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THOUSANDS INVOLUNTARILY STERILIZED IN THE UNITED STATES
...AND IT'S STILL LEGAL
June 26, 2011

Barely 40 years after conducting a eugenics program to involuntarily sterilize its' “unfit” citizens, North Carolina is trying to make amends.

Eugenics (meaning “better born”) programs gained popularity in the United States in the early 1900's. Research estimates that more than 60,000 people were sterilized nationwide as part of legalized government programs in 33 states. Even in states without sterilization laws, the procedures were being carried out on an informal basis. Consequently, the number of individuals (primarily women) involuntarily sterilized in the United States could exceed 100,000.

America's eugenics movement called for the sterilization of those American's who were deemed either intellectually or socially unfit. After World War II, most states discontinued their eugenics programs because of the association with Nazi Germany's holocaust programs aimed at racial purity. North Carolina, however, ramped up its' involuntary sterilization program after the war, and continued it well into the 1970s. About 70 percent of North Carolina's 7,600 sterilizations occurred after the war. North Carolina has now formally apologized to the nearly 3,000 still-living victims of the state's sterilization program, and lawmakers are considering offering these survivors compensation of $20,000 each.

North Carolina had the most open-ended law in the country when it came to involuntary sterilization of its' citizens. While other state laws concentrated primarily on imprisoned criminals and individuals in mental institutions, North Carolina law allowed doctors and social workers to refer individuals still living at home to the state Eugenics Board. North Carolina used rudimentary IQ tests and gossip from neighbors to justify sterilization of young girls from poor families. In North Carolina, sterilization laws were seen by social workers as a means by which to limit the cost of public welfare to the poor. Poor, uneducated women and girls (as young as 10) were coerced into having the procedure under threat of losing their public assistance.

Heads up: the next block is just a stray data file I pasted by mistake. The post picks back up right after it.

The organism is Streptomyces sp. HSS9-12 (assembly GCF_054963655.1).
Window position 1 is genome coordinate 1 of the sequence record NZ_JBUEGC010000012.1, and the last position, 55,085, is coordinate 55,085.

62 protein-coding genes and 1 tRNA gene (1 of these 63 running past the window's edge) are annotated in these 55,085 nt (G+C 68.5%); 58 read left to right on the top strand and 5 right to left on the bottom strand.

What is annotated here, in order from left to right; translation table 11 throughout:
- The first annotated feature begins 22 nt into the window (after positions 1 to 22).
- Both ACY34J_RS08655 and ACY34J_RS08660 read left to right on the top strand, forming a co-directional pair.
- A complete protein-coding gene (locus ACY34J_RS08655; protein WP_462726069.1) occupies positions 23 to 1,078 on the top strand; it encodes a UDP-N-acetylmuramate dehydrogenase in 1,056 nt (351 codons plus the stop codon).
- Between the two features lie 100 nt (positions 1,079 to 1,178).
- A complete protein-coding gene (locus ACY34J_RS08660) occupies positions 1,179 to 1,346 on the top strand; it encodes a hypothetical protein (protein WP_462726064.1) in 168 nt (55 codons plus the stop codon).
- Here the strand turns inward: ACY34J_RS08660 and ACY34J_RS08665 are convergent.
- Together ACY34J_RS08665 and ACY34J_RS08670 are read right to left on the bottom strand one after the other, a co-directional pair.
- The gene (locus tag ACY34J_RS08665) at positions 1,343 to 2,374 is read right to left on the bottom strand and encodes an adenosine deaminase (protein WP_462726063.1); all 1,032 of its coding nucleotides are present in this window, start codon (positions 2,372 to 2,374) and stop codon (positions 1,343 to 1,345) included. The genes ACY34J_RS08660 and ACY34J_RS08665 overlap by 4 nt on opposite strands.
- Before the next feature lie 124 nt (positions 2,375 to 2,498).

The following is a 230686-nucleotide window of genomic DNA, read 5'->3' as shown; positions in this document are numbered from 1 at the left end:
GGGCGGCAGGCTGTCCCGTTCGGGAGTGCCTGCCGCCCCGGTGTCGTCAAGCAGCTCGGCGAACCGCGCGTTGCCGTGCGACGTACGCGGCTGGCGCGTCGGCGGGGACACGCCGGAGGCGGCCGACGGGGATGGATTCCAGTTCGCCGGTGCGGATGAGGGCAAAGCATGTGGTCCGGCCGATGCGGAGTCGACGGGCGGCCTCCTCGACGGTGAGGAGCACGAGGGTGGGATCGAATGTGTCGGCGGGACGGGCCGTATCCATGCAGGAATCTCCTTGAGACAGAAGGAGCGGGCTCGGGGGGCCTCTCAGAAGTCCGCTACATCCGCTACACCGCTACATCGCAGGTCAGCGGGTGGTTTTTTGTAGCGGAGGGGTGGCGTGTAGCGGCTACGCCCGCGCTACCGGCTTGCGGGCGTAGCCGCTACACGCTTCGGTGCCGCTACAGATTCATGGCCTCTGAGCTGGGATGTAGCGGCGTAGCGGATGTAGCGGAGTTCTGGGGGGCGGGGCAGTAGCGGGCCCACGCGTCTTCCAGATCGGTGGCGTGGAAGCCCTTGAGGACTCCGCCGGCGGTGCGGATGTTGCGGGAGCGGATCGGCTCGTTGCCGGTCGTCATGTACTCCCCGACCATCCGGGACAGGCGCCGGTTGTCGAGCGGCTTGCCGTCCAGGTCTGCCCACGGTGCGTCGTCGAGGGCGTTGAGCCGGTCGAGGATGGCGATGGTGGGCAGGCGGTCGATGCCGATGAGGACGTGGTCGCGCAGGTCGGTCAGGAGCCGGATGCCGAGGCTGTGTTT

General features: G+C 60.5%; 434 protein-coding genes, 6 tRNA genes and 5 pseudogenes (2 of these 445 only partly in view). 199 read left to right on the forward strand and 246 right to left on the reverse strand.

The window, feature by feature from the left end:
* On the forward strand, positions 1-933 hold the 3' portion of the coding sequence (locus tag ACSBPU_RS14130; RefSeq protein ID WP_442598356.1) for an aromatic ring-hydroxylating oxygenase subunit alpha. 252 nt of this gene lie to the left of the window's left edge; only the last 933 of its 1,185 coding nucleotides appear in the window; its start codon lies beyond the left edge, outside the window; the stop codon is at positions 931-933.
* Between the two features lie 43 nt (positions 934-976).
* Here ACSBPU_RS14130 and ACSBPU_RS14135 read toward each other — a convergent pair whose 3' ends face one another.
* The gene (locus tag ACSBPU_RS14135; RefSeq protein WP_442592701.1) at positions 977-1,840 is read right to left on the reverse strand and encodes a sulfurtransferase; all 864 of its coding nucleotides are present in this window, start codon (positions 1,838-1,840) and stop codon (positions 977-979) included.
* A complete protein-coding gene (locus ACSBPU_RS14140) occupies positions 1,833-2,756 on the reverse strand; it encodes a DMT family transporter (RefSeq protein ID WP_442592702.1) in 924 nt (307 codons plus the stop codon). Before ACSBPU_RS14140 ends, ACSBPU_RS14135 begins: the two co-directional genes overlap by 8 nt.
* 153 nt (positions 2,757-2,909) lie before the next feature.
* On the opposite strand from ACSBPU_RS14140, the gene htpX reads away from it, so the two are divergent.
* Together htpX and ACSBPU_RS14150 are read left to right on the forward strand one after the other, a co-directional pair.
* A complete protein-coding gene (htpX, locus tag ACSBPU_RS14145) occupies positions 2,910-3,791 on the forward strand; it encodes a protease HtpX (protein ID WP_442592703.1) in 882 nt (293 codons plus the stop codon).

In 1923, 16-year-old Carrie Buck was institutionalized by her foster guardians as “feebleminded”. Carrie became pregnant when she was raped by the nephew of her foster family. To keep the “scandal” of the circumstances of her pregnancy from circulating, her guardians had her commited to the Colony for Epileptics and Feebleminded in Lynchburg, Virginia. Carrie ultimately became the plaintiff in the landmark Supreme Court case of Buck v. Bell, challenging the Constitutionality of Virginia's compulsory sterilization laws. In an 8-1 decision written by Chief Justice Oliver Wendell Holmes, Carrie's involuntary sterilization was upheld as legal. That decision has never been overturned.

Despite North Carolina's belated remorse regarding the thousands of its' citizens who were prevented from having children under ill-conceived eugenics statutes, ironically and disturbingly the involuntary and compulsory sterilization of our citizens is still legally permissible in the United States.

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